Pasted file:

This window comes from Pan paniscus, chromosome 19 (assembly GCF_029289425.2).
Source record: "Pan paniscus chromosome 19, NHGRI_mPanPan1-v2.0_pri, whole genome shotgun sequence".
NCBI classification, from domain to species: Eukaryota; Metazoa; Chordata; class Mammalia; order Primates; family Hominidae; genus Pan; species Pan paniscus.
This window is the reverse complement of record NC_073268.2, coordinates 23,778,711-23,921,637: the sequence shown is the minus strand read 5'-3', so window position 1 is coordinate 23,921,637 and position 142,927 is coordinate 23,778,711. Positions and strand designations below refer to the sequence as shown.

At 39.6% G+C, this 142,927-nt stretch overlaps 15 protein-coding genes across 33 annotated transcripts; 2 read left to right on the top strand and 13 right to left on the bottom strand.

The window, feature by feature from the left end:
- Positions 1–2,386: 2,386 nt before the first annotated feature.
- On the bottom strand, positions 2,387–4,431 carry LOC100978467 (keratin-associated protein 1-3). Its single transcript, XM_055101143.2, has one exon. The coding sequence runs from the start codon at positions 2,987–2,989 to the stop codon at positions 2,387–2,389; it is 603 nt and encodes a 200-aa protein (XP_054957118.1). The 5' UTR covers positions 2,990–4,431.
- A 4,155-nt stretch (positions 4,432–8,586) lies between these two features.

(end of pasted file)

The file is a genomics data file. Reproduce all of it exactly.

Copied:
This window comes from Pan paniscus, chromosome 19 (assembly GCF_029289425.2).
Source record: "Pan paniscus chromosome 19, NHGRI_mPanPan1-v2.0_pri, whole genome shotgun sequence".
NCBI classification, from domain to species: Eukaryota; Metazoa; Chordata; class Mammalia; order Primates; family Hominidae; genus Pan; species Pan paniscus.
This window is the reverse complement of record NC_073268.2, coordinates 23,778,711-23,921,637: the sequence shown is the minus strand read 5'-3', so window position 1 is coordinate 23,921,637 and position 142,927 is coordinate 23,778,711. Positions and strand designations below refer to the sequence as shown.

At 39.6% G+C, this 142,927-nt stretch overlaps 15 protein-coding genes across 33 annotated transcripts; 2 read left to right on the top strand and 13 right to left on the bottom strand.

The window, feature by feature from the left end:
- Positions 1–2,386: 2,386 nt before the first annotated feature.
- On the bottom strand, positions 2,387–4,431 carry LOC100978467 (keratin-associated protein 1-3). Its single transcript, XM_055101143.2, has one exon. The coding sequence runs from the start codon at positions 2,987–2,989 to the stop codon at positions 2,387–2,389; it is 603 nt and encodes a 200-aa protein (XP_054957118.1). The 5' UTR covers positions 2,990–4,431.
- A 4,155-nt stretch (positions 4,432–8,586) lies between these two features.